At a small company in Rockville, Maryland, a handful of researchers are working on viruses that can be tailored to avoid destruction by the body’s immune system.
These engineered viruses are intended to infect and directly destroy cancer cells, mobilize the immune system to hunt down and destroy solid tumor cells throughout the body, and enhance the effectiveness of other immunotherapies.
BeneVir’s T-StealthTM technology has been designed to allow the virus to hide from the immune system. This enables the virus to spread further and persist longer in tumors, which may improve induction of an anti-tumor immune response. That’s what attracted Janssen to BeneVir Biopharm, Inc., which it then acquired in May 2018.
BeneVir’s unique technology and innovative research team deepens Janssen’s immuno-oncology expertise, as well as strengthens and differentiates the cancer immunotherapy strategy and portfolio. Founded by husband-and-wife team Matthew (Matt) Mulvey (Chief Executive Officer) and Katherine (Katie) Sacksteder (Chief Operating Officer), BeneVir represents Janssen’s resolve to seek out the best science to develop transformational therapies for patients with cancer. It is a resolve shared by both Katie and Matt, and their team at BeneVir.
Chief Executive Officer
Chief Operating Officer
Matt has devoted his career to overcoming the challenges of creating viruses that can dodge the immune system’s reaction to a foreign body while selectively infecting cancer cells. After graduating from college, Matt’s interest in using viruses as tools led him to the lab of Ian Mohr, now a well-known thought leader in the field. There, Matt worked on a virus that, as he put it, “was good at killing cancer in a dish because it could resist the anti-viral effects of innate immunity.”
The Evolution of Oncolytic Viruses
A few groups had worked on oncolytic viruses for decades, but none had successfully progressed past Phase 1 trials. Viruses stimulate the immune system, so the immune system eliminates them as foreign bodies. “If you want viruses to act as drug therapies, they should remain in the body as long as required,” Matt said. “We needed to develop viruses that could hide from the immune system.”
The desire to translate therapies to humans fueled Matt’s decision to move from academic research to the biotech industry, where he met Katie, who hired him into a research job. Then in 2009, a small biotech company, published data on its oncolytic virus. “It was the first virus that seemed to work in cancer,” Matt said. In 2015, it became the first oncolytic virus to be approved by the U.S. Food and Drug Administration.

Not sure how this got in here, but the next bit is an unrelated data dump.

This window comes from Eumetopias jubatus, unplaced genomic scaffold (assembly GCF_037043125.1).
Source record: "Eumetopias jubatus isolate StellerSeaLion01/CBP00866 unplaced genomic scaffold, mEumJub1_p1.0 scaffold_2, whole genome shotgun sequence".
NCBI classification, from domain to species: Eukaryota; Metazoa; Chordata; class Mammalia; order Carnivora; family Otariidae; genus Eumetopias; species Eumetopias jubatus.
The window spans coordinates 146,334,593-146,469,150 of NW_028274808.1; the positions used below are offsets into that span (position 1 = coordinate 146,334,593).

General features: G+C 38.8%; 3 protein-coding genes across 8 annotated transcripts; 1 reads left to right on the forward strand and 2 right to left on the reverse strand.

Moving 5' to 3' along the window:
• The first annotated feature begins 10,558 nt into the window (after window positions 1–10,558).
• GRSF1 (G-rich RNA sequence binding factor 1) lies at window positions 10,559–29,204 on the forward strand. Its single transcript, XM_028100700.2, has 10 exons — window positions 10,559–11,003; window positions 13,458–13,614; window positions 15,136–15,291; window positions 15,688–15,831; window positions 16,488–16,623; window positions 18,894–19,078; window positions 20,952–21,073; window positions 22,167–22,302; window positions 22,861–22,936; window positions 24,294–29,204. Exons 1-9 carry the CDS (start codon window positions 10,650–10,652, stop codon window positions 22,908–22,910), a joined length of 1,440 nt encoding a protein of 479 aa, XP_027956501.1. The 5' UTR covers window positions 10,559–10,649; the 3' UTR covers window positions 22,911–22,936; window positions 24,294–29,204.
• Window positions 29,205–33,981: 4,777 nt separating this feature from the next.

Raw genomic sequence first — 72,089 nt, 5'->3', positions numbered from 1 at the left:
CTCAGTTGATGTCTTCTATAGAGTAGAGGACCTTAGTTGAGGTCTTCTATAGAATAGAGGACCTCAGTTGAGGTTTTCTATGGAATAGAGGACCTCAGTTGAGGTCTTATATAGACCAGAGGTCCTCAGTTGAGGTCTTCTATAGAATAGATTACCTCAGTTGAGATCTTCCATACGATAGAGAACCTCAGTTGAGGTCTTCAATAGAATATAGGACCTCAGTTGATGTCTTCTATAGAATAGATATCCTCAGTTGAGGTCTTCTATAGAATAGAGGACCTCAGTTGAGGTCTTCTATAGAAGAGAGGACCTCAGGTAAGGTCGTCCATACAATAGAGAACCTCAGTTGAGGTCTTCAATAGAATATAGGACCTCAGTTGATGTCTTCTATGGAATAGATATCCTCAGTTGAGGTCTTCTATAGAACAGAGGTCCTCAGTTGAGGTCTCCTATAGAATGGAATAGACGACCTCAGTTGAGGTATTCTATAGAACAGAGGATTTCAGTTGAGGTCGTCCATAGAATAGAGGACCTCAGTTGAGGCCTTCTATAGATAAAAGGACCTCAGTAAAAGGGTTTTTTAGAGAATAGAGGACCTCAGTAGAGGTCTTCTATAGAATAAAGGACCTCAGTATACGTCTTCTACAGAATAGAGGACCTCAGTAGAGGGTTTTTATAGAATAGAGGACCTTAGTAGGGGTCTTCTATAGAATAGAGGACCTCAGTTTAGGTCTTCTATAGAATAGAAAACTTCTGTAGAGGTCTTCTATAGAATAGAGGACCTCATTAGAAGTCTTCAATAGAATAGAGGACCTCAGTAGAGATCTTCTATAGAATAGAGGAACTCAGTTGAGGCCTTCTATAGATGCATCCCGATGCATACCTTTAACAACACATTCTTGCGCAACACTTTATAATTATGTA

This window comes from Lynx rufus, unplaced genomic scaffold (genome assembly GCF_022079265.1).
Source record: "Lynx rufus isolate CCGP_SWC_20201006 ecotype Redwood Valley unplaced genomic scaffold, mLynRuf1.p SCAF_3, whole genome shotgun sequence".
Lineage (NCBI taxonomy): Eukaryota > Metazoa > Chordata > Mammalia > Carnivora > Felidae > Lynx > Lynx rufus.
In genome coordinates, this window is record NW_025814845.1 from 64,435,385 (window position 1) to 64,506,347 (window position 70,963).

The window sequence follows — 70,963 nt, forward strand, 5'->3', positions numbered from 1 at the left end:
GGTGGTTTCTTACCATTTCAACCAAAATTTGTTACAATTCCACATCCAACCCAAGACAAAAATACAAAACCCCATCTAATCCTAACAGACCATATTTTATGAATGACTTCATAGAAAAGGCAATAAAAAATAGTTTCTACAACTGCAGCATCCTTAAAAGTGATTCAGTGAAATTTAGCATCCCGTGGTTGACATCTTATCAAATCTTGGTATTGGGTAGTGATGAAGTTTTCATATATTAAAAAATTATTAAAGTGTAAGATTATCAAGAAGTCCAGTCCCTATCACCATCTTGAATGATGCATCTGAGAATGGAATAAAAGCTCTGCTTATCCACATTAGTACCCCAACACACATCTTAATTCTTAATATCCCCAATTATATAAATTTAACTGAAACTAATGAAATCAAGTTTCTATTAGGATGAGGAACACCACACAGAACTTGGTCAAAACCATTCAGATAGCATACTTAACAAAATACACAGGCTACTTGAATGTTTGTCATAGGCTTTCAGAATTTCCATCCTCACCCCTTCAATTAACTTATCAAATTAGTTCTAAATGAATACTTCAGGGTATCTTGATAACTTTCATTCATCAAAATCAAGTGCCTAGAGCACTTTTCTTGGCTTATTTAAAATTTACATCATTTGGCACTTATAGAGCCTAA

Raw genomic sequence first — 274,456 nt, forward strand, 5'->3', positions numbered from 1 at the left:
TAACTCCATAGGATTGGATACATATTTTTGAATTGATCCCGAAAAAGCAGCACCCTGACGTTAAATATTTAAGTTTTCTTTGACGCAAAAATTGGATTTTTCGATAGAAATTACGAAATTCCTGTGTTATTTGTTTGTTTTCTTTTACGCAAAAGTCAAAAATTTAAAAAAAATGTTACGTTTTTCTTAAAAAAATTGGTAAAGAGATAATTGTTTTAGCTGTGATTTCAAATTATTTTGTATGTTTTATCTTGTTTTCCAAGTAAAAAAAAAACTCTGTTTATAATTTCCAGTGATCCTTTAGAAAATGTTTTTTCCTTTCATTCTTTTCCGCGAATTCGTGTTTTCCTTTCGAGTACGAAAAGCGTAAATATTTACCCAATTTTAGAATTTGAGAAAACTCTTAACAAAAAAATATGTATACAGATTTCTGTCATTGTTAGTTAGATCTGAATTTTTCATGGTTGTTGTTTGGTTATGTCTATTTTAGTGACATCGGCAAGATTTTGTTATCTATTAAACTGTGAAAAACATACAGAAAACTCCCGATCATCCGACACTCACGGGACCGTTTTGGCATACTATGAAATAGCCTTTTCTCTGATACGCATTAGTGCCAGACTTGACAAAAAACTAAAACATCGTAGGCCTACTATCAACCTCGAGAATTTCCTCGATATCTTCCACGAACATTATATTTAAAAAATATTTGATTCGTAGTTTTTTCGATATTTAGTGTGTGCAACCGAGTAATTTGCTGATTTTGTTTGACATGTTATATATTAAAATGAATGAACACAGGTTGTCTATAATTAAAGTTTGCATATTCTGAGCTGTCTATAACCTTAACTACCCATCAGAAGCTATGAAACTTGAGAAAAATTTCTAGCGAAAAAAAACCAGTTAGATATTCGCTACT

It was a wake-up call for Matt and Katie, who had envisioned forming a company. The husband-and-wife team founded BeneVir that year, convinced that they could create more effective oncolytic viruses and find the funding for their work.
“I knew from the beginning that Katie and I would work well together,” Matt said. “We have complementary skill sets, the ability to get things done, and we trust one another.”
The BeneVir team subsequently developed the T-Stealth™ Oncolytic Virus Platform. Through this unique technology, the BeneVir team is working to tailor viruses to specific tumor microenvironments – environments that allow tumors to grow by inhibiting the immune system’s ability to recognize and eliminate them.
While T-StealthTM oncolytic viruses infect both normal cells and cancer cells, they only replicate in cancer cells.
Once enough new viruses are made inside the cancer cell, the cell ruptures and dies and releases the viruses so they infect and kill nearby cancer cells. This is one mechanism by which oncolytic viruses kill cancer cells.
“What we hope to do is identify the major immunosuppressive tumor microenvironments for the most patients, and design viruses to reverse those mechanisms and mobilize other immunotherapies to help the immune system infiltrate tumors and do its job more effectively,” Matt said.
A Patient-Focused Acquisition
What Matt and Katie want most is to see the potential of their technology made available to as many patients as possible. To do that, they needed a partner with a pipeline that the BeneVir technology could enhance, because the emerging consensus is that oncolytic viruses may be best used in combination with other immunotherapies. They met with several companies, but in the end, they put their trust in Janssen.
“We were struck by the scientific team,” Matt said. “They are great scientists and great people. Janssen also has the best track record for getting drugs from early clinical to market.”
“When we met with Janssen, they were engaged, they had done their homework, and they came to the table with ideas,” Katie added.
The acquisition strengthens Janssen’s capabilities with an oncolytic virus platform that may tailor therapies to specific tumor microenvironments in the future. In return, Janssen provides BeneVir with a wealth of experience in regulatory affairs, clinical development and manufacturing, as well as a robust pipeline of potential immunotherapies to pair with the viruses.
Janssen and BeneVir share the vision that the next wave of anti-cancer drugs should be multi-modal regimens, evidence-based, rational-designed, and tailored to patients’ needs.
“Our collaboration is based on one important goal -- to make new, innovative oncology treatments effective for more patients,” Matt said.